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A Comparison of ACT Values Procedures to Increase Valued Behaviors
AdvisorFollette, Victoria M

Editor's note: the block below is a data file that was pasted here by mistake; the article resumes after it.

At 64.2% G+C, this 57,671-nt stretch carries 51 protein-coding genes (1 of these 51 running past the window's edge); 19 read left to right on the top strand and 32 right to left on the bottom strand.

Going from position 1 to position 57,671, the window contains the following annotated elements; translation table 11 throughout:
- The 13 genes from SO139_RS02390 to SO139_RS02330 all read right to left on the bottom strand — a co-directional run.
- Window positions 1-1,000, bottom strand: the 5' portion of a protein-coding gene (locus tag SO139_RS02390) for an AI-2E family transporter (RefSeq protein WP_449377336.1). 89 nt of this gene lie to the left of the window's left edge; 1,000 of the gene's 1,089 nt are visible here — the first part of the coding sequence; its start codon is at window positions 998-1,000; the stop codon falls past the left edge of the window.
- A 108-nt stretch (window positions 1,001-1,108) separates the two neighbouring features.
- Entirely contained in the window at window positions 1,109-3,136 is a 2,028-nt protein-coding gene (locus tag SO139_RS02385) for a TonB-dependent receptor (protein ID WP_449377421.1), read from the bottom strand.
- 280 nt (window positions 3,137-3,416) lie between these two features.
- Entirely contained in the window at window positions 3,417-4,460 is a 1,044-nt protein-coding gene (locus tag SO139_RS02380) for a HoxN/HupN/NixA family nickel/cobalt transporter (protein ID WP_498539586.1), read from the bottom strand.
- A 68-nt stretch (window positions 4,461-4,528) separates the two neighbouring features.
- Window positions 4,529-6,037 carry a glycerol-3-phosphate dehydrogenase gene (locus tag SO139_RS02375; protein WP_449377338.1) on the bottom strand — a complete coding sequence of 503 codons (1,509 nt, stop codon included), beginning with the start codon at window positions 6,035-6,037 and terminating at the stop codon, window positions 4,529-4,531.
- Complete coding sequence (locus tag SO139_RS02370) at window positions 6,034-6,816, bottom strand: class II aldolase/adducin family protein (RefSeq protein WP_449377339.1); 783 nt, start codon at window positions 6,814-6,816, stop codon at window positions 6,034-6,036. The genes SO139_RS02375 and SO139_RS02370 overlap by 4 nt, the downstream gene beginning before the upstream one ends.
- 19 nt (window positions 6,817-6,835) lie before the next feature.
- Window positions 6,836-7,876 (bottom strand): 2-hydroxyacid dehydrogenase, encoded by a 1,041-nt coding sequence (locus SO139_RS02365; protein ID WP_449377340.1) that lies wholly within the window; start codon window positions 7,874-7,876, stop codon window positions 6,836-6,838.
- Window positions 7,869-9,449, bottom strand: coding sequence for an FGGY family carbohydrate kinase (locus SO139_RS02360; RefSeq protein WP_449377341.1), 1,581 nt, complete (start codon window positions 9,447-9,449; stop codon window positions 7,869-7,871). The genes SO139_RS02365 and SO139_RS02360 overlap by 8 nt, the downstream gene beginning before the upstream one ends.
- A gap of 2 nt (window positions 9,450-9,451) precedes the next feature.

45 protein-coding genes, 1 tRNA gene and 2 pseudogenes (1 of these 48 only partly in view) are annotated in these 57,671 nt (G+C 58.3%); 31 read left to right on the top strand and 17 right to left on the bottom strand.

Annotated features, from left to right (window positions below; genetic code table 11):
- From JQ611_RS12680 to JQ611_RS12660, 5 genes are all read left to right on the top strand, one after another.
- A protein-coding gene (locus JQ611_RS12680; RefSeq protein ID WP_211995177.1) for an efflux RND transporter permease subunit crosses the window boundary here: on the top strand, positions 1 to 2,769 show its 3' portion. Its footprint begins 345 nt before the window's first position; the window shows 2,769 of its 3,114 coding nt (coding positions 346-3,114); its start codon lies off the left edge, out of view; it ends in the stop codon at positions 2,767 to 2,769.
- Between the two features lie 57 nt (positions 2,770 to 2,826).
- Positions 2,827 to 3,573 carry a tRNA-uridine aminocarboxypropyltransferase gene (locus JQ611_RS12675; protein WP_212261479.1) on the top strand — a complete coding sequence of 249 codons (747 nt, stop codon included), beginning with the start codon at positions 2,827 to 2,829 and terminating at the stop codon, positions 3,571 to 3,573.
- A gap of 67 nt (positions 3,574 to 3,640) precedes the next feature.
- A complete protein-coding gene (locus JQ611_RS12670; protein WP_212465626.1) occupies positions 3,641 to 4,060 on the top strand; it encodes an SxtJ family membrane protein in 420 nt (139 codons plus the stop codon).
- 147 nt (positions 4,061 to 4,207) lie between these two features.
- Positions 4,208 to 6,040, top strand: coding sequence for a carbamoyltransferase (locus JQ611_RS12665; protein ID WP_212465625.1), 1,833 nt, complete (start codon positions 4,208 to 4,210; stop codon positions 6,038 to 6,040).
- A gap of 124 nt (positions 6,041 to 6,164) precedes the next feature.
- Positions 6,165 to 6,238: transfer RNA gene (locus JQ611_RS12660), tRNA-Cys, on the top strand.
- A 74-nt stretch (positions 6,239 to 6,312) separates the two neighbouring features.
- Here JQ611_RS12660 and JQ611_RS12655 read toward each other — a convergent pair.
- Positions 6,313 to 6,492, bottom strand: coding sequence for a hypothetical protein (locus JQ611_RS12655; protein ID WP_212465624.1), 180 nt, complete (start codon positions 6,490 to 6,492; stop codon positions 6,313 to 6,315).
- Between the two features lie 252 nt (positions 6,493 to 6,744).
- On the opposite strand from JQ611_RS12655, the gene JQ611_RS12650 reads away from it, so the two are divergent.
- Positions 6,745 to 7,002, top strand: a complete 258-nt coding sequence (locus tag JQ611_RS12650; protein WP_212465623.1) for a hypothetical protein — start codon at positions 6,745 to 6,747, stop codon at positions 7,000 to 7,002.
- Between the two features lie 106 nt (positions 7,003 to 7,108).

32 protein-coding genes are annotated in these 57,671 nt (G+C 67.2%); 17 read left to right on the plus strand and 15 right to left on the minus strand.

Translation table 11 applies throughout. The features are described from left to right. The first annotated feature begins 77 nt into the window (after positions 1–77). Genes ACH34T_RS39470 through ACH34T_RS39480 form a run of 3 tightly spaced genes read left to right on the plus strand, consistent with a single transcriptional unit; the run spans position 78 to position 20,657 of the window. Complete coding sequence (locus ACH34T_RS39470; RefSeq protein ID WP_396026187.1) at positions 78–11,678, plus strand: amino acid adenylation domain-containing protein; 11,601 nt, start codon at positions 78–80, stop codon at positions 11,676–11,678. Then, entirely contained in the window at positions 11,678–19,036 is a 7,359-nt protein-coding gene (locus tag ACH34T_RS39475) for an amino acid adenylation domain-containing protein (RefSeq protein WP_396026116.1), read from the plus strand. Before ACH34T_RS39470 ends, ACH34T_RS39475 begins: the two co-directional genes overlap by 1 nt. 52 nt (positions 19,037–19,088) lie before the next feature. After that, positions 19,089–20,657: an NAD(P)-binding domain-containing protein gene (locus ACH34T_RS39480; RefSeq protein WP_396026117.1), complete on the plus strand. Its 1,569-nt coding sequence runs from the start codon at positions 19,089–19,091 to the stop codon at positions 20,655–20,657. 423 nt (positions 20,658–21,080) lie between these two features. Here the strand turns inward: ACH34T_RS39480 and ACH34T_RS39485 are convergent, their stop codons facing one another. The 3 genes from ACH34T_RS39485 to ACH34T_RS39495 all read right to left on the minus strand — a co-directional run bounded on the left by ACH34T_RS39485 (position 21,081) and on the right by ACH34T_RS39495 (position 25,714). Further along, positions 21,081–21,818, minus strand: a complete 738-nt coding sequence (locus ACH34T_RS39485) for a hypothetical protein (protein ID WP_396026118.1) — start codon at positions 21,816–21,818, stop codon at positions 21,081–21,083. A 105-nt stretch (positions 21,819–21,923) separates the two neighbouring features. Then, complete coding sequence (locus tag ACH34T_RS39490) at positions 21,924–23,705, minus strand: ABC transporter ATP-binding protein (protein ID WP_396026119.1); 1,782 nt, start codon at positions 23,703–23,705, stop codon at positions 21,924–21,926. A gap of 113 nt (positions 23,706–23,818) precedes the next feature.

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In Acceptance and Commitment Therapy (ACT), therapists use various procedures to identify and clarify clients’ personal values with the aim of increasing engagement in valued behaviors. This study sought to determine the relative effectiveness of two common values procedures. Participants were recruited from a national online sample of Amazon Mechanical Turk workers. Participants that met inclusion criteria and provided complete and valid data were included in analyses (N = 236). In this study, a values intervention (Values-Alone; VA) and a values intervention with an added behavior-consistency assessment procedure (VBC condition) were compared with an active control condition. Both values procedures involved writing about a topic of concern and responding to an assessment of discrete valued actions, such as, “It is important to take care of people who are less fortunate.” However, the VBC condition contained an additional task of rating consistency between recent behaviors and personal values. The control condition consisted of writing tasks and assessment of attitudes on the topic of time management practices. Participants were later presented with an opportunity to donate a portion of their earnings. Cragg Hurdle Regression Analyses indicated that both the VBC and VA conditions effectively increased the likelihood of donation to charity compared to the active control condition (b = .56, p = .01; and b = .58, p = .008, respectively). However, the VBC and VA conditions did not differ in their relative influence on whether or not individuals donated (b = -.02, p = .91). A discussion of study findings in addition to future directions for research will be presented.